Sunday, June 29, 2014

Sunday Post

Your argument may be invalid but that watermelon is a great way to finish off a barbecue.
ISIS has now declared territory it has seized in Iraq and Syria as a "new caliphate":

An offshoot of al Qaeda which has seized territory in Iraq and Syria has declared itself an Islamic "caliphate" and called on factions worldwide to pledge their allegiance, a statement posted on Islamist websites and Twitter said on Sunday.

The move poses a direct challenge to the central leadership of al Qaeda, which has disowned it, and to conservative Gulf Arab rulers who already view the group as a security threat.

The group, previously known as the Islamic State in Iraq and the Levant (ISIL) and also known as ISIS, has renamed itself "Islamic State" and proclaimed its leader Abu Bakr al-Baghdadi as "Caliph" - the head of the state, the statement said.

"He is the imam and khalifah (Caliph) for the Muslims everywhere," the group's spokesman Abu Muhammad al-Adnani said in the statement, which was translated into several languages and read out in an Arabic audio speech.

"Accordingly, the "Iraq and Sham" (Levant) in the name of the Islamic State is henceforth removed from all official deliberations and communications, and the official name is the Islamic State from the date of this declaration," he said.

The Sunni Muslim militant group follows al Qaeda's hard-line ideology but draws its strength from foreign fighters battle-hardened from Iraq.

It seeks to re-create a medieval-style caliphate erasing borders from the Mediterranean to the Gulf. It deems Shi'ite Muslims to be heretics deserving death.

It is time to sit back and watch this unfold. The Islamic world has wanted to make the entire globe a caliphate. Now, it can compete with other states in that region.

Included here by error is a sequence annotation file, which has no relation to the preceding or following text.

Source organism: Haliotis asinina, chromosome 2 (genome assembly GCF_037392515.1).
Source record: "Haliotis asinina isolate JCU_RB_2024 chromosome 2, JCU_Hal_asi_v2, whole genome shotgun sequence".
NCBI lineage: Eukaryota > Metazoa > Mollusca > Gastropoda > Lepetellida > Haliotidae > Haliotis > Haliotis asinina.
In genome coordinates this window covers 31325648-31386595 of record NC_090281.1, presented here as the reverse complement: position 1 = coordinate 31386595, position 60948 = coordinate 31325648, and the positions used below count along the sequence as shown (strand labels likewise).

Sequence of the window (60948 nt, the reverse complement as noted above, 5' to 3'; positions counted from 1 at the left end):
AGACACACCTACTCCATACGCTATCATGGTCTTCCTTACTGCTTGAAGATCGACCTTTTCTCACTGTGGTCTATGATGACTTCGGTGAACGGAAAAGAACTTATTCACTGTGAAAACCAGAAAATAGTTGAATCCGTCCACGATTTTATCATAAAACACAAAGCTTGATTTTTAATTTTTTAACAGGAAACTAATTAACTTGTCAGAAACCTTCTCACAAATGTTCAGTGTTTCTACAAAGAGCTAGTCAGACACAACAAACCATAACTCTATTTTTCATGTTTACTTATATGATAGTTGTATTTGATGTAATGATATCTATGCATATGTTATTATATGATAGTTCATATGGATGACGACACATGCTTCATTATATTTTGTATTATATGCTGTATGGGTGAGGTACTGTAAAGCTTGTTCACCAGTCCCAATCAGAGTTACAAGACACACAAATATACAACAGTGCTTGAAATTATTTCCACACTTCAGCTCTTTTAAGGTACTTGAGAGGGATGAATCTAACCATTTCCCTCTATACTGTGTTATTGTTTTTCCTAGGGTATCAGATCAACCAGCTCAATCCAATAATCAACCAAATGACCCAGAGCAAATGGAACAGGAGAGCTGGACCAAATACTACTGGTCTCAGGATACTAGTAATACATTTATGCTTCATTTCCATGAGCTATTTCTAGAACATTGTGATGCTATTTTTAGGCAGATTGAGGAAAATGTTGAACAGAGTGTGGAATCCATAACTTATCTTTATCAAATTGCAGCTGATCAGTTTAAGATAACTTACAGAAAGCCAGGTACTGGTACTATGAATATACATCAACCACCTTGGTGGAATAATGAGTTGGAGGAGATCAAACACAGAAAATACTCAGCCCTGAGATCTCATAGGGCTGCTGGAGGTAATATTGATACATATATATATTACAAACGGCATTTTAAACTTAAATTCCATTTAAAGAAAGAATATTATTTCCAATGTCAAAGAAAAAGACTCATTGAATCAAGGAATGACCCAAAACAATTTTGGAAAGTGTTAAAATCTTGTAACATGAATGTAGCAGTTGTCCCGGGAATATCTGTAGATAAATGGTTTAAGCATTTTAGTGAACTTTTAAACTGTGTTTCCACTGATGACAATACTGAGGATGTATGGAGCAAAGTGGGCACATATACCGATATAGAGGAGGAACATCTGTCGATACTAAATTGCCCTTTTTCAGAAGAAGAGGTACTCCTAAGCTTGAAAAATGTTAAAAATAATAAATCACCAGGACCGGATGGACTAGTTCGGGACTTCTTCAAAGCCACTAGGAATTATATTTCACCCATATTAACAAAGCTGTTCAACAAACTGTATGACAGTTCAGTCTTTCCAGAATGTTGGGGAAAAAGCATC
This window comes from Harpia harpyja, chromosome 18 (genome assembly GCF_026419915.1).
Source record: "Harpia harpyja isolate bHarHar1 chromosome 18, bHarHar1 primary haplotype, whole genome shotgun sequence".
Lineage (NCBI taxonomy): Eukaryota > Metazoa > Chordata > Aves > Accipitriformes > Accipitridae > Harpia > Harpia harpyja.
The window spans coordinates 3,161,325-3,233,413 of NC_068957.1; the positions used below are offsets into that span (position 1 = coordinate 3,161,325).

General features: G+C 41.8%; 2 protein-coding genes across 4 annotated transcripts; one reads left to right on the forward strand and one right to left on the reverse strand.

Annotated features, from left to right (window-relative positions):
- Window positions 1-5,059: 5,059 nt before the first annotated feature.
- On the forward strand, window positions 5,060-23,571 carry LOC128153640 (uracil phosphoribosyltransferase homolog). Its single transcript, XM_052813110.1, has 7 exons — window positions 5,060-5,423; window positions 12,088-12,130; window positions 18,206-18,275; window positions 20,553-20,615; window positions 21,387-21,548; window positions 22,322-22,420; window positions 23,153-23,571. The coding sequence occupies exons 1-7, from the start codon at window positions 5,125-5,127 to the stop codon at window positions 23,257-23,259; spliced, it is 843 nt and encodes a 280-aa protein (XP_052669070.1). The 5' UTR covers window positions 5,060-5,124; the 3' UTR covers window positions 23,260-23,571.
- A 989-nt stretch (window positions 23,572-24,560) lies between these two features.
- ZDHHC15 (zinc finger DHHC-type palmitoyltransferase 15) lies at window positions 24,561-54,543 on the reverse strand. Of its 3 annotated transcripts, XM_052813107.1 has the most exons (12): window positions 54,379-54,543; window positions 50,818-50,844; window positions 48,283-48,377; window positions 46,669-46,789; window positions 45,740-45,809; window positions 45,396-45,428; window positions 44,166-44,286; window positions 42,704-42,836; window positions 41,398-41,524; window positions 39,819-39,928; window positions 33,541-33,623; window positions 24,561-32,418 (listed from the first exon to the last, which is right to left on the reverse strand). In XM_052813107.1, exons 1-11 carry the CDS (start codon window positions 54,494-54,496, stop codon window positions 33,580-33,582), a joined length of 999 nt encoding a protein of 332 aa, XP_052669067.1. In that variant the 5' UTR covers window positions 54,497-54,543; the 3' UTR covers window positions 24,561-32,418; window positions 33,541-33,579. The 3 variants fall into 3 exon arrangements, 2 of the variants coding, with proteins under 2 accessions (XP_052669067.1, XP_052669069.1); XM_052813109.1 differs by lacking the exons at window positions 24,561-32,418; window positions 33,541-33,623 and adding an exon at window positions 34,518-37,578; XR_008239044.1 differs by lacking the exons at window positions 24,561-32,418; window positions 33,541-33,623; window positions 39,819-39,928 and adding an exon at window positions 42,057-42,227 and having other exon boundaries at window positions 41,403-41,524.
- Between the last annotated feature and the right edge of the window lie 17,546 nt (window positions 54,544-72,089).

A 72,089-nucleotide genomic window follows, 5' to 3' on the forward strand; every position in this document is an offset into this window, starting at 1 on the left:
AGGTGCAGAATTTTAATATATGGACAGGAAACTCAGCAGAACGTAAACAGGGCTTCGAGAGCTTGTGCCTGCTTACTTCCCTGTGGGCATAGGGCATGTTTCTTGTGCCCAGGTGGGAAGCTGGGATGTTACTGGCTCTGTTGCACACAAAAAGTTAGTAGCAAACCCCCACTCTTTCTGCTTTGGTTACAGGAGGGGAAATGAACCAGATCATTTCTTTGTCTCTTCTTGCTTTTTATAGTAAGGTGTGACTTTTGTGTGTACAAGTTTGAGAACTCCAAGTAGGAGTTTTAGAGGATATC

Interesting times...

Related: Obama is willing to send $500 million USD to train rebels in Syria but will not even speak about the elimination of historic Christian populations in that region.


A 17-year-old girl and her husband were killed by her family for marrying without its consent, and another young woman was burned alive by a man for refusing his proposal in Pakistan’s eastern Punjab province, police said Sunday.

The government of Ontario has refused to fund a child's medical treatment:

A three-year-old city girl has run into a government-sized roadblock in her fight against a high-risk form of childhood leukemia.

Diagnosed with the aggressive cancer when she was nine weeks old, Phoebe Rose Doull-Hoffman recently had a relapse for a third time.

Her family and doctors agree her best bet at beating the disease is a Phase 1 clinical trial at a New York Hospital.

It's pricey, in the $250,000 range. They asked OHIP to pay for the treatment and after an 18-day wait, Phoebe's parents, Jenny and Jonathan, got the bad news -- the province won't fund the treatment.

In a letter, the Ontario ministry of health said it had "evaluated this patient's" application but found Phoebe's case "does not satisfy the evidence requirement" for funding of the treatment, saying there wasn't enough proof the treatment would work.

The government said in the letter, provided to QMI Agency by the office of Ottawa-Vanier MPP Madeleine Meilleur, it "does not fund treatment that is considered experimental in Ontario."

What the government of Ontario will fund.


What is wrong with people?

The mother of a toddler who died in an unattended SUV in suburban Atlanta told investigators she did online research on how hot it needs to be for a child to die in an unattended vehicle because she was afraid it might happen, police said.

Nothing about this makes sense.


On the western coast of Hudson Bay in northern Manitoba there's a gravelly cliff, covered in grass and large rocks, with a 360-degree view of the stark and wild area around it.

It doesn't look like much to the untrained eye, but some 400 years before Europeans set foot in North America, the cliff was a thriving hunting camp for the ancestors of today's Inuit.

Today, there are remnants of 22 large tent rings, as well as food caches, burial grounds and kayak rests — all estimated to be about 1,000 years old.

Researchers are heading to the site, just south of the Manitoba-Nunavut border, next weekend to carefully excavate for animal bones and tools in the hope of gaining insight into the lives of the ancient Inuit known as the Thule.

Ladies and gentlemen, take a trip back in time when the railroad did not run.

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